At the end of 2010, AYA was thrilled to have harvested over 200 90kg bags of corn, quadrupling our harvest from 2009. Donations allowed us to purchase a tractor which greatly assisted in our efficiency in preparing the land in time for the rains. However, the good news doesn't stop there. We have been able to purchase an additional 7 acres which will more than double the size of our farm and allow us to feed even more children. None of this would not have been possible without the generosity of our supporters!
To truly understand the impact the farm is making in the lives of desperately needy children, it is helpful to look at Pauline's story. Like so many of the children receiving meals from the AYA farm, the farm's benefits for Pauline extend far beyond providing nutrition. Pauline was born into extreme poverty in the Nairobi slum of Korogocho. Her mother could not afford to take care of her and left her in the care of her grandmother. Her grandmother was HIV-positive and as her health deteriorated, Pauline became her primary caretaker. At nine years old, Pauline fetched water, made breakfast for herself and her grandmother, and administered her grandmother's medication before going to school each morning. When she returned in the evenings she to go to the market and make dinner before doing her homework by light from a lantern. Her grandmother died when Pauline was 10 and her mother passed away not long after. Pauline was taken in by other relatives living in a crowded tin shack in the slum.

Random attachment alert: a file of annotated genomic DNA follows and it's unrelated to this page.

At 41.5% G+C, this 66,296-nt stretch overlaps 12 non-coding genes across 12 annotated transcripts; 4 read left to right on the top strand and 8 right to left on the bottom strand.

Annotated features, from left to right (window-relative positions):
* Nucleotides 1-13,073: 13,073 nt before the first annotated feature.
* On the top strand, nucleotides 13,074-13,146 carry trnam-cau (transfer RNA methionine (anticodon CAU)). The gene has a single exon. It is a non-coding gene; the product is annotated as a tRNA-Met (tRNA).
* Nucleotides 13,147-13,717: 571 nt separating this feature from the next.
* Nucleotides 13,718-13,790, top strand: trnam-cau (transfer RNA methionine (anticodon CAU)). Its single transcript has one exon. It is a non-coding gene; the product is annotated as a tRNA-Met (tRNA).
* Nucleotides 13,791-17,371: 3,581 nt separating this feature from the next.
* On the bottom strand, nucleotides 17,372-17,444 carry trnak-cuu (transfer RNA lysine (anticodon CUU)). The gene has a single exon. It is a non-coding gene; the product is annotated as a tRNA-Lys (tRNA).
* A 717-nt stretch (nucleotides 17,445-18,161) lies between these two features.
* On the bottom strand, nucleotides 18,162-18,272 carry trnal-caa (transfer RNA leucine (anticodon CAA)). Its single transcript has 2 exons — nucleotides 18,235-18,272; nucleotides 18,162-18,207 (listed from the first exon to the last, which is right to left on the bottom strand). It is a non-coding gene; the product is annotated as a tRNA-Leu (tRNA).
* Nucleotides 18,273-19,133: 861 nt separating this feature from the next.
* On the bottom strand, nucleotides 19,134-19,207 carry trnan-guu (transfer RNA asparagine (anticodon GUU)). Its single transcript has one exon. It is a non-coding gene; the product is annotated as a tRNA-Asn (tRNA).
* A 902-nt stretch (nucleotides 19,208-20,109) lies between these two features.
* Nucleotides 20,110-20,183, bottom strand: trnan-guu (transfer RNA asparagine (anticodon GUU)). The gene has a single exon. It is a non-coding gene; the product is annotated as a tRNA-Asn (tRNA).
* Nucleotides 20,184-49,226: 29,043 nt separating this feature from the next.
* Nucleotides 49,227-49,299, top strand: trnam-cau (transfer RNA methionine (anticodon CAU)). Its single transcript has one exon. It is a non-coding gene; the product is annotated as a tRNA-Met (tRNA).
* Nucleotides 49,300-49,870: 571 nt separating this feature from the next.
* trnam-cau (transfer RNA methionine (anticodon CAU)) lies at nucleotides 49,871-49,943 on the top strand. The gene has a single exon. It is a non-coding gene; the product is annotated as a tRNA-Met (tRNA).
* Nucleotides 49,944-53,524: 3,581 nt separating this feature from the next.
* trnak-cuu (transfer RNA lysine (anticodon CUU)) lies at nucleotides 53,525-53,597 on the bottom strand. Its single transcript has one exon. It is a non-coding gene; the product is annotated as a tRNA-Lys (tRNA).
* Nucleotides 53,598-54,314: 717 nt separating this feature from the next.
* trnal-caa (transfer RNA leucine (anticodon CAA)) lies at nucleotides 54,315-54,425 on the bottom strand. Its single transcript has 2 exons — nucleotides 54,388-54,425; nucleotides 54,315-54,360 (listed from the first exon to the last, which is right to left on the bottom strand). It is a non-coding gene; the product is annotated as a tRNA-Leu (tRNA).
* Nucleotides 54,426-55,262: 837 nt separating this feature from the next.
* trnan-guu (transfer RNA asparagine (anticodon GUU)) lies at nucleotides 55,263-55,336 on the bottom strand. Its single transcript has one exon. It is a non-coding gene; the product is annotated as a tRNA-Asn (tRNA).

Despite her challenges, Pauline remained one of the top-scoring students in her class. However, once she began secondary school she could no longer afford the fees and had to drop out of school. Luckily, Pastor Fred Afwai knew of Pauline's story and potential, and agreed to take her into Hands with Hope Safehouse and set her up with a scholarship to St. Matthew's Secondary School (both, are AYA partners). Pastor Fred was able to help Pauline because receiving corn from the AYA farm has allowed the Hands with Hope Safehouse to have a reliable source of food (corn is the main in ingredient in the Kenyan staple called ugali) and more disposable income. Pauline now has a safe, stable home and the opportunity to finish her education.
Can you help AYA to reach more children like Pauline by making a donation to the AYA farm or helping us spread the word about this very valuable, life-changing project?
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Combined with other sources of funding, this project raised enough money to fund the outlined activities and is no longer accepting donations.
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Director of Development